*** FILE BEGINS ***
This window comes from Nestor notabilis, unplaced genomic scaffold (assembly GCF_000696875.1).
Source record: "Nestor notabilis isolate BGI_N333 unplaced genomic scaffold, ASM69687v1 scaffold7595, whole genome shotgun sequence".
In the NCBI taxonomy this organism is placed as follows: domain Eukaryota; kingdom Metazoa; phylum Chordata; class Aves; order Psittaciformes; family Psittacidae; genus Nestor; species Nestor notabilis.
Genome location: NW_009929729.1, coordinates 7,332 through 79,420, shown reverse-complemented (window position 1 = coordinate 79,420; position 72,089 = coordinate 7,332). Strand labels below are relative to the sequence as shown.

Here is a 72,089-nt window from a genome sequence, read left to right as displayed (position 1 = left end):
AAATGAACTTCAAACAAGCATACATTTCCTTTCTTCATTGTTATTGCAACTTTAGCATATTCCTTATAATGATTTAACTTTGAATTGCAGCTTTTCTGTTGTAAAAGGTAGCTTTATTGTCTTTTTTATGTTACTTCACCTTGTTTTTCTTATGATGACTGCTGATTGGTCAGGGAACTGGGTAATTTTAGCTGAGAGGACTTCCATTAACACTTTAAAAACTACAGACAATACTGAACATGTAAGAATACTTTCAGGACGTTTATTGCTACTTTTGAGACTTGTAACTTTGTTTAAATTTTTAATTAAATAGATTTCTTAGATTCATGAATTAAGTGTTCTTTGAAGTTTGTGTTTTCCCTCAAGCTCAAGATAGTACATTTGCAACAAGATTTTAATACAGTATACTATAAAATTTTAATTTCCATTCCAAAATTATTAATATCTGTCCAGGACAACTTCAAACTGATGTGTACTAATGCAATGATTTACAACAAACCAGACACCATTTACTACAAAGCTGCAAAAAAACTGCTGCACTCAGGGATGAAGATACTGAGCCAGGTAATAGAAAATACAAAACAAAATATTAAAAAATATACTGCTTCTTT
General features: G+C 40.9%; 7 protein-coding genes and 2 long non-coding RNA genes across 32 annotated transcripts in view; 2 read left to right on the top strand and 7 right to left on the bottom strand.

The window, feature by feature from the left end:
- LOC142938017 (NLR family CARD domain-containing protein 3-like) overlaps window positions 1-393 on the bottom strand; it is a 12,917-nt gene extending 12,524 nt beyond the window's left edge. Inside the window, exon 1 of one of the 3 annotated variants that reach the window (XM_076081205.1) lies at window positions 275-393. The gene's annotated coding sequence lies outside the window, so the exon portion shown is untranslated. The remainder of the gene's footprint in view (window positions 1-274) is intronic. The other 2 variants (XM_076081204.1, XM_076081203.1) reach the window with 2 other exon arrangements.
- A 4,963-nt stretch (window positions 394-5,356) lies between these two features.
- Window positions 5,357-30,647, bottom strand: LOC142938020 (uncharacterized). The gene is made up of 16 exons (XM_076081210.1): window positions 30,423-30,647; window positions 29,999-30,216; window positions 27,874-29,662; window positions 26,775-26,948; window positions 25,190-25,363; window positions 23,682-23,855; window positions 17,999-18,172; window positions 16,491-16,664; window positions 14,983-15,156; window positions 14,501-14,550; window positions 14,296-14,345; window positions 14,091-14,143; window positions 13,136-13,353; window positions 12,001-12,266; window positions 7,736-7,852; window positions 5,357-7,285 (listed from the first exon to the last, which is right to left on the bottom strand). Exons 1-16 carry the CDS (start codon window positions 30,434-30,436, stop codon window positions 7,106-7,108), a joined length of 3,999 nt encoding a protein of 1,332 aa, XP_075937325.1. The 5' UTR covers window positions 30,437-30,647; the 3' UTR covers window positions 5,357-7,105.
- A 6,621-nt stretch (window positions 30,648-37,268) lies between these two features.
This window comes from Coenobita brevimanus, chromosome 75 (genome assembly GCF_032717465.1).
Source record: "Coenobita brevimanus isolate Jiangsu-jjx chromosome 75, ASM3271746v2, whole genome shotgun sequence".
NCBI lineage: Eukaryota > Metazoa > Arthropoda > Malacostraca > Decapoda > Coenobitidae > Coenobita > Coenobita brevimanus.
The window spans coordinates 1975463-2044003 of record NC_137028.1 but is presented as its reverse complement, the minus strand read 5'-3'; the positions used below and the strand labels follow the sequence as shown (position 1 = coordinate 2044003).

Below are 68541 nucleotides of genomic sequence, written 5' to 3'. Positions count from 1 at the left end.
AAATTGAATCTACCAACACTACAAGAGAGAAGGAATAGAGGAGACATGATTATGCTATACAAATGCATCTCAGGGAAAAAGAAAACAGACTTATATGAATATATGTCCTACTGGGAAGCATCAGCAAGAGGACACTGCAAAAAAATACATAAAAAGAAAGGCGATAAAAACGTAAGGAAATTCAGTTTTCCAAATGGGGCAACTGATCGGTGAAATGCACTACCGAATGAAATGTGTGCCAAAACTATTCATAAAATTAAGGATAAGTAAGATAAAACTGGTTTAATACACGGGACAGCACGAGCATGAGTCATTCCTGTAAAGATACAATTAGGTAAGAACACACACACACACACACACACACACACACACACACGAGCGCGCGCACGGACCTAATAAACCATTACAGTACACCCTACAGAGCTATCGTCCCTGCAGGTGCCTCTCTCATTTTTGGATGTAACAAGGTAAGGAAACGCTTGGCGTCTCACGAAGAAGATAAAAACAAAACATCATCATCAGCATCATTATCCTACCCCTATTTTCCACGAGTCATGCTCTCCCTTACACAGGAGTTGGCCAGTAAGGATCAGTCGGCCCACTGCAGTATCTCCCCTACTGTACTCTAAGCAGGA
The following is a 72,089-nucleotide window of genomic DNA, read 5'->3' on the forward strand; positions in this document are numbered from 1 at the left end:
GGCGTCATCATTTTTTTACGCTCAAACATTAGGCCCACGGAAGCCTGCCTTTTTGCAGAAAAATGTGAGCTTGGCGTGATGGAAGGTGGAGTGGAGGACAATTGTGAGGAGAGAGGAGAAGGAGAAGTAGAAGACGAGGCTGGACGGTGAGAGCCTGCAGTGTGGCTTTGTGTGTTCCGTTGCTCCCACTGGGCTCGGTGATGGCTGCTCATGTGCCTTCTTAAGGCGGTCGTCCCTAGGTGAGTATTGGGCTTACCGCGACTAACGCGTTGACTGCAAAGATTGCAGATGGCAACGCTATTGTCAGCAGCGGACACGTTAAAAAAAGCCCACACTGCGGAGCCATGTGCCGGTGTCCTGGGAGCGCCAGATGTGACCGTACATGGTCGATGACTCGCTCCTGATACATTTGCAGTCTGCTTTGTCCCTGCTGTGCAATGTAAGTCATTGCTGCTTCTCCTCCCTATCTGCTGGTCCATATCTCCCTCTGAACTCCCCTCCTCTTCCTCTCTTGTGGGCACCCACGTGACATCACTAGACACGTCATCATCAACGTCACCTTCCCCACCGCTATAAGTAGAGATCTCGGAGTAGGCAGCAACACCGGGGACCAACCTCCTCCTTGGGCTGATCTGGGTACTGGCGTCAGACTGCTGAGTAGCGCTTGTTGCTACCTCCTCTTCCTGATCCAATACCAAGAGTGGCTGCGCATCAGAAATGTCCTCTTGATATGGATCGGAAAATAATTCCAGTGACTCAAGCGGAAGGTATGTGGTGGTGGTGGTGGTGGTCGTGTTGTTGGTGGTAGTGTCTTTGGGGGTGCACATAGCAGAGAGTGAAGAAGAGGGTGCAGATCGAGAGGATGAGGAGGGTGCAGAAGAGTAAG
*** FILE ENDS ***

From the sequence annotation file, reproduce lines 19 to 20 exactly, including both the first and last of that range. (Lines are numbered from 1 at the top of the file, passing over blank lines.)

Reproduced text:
The following is a 72,089-nucleotide window of genomic DNA, read 5'->3' on the forward strand; positions in this document are numbered from 1 at the left end:
GGCGTCATCATTTTTTTACGCTCAAACATTAGGCCCACGGAAGCCTGCCTTTTTGCAGAAAAATGTGAGCTTGGCGTGATGGAAGGTGGAGTGGAGGACAATTGTGAGGAGAGAGGAGAAGGAGAAGTAGAAGACGAGGCTGGACGGTGAGAGCCTGCAGTGTGGCTTTGTGTGTTCCGTTGCTCCCACTGGGCTCGGTGATGGCTGCTCATGTGCCTTCTTAAGGCGGTCGTCCCTAGGTGAGTATTGGGCTTACCGCGACTAACGCGTTGACTGCAAAGATTGCAGATGGCAACGCTATTGTCAGCAGCGGACACGTTAAAAAAAGCCCACACTGCGGAGCCATGTGCCGGTGTCCTGGGAGCGCCAGATGTGACCGTACATGGTCGATGACTCGCTCCTGATACATTTGCAGTCTGCTTTGTCCCTGCTGTGCAATGTAAGTCATTGCTGCTTCTCCTCCCTATCTGCTGGTCCATATCTCCCTCTGAACTCCCCTCCTCTTCCTCTCTTGTGGGCACCCACGTGACATCACTAGACACGTCATCATCAACGTCACCTTCCCCACCGCTATAAGTAGAGATCTCGGAGTAGGCAGCAACACCGGGGACCAACCTCCTCCTTGGGCTGATCTGGGTACTGGCGTCAGACTGCTGAGTAGCGCTTGTTGCTACCTCCTCTTCCTGATCCAATACCAAGAGTGGCTGCGCATCAGAAATGTCCTCTTGATATGGATCGGAAAATAATTCCAGTGACTCAAGCGGAAGGTATGTGGTGGTGGTGGTGGTGGTCGTGTTGTTGGTGGTAGTGTCTTTGGGGGTGCACATAGCAGAGAGTGAAGAAGAGGGTGCAGATCGAGAGGATGAGGAGGGTGCAGAAGAGTAAG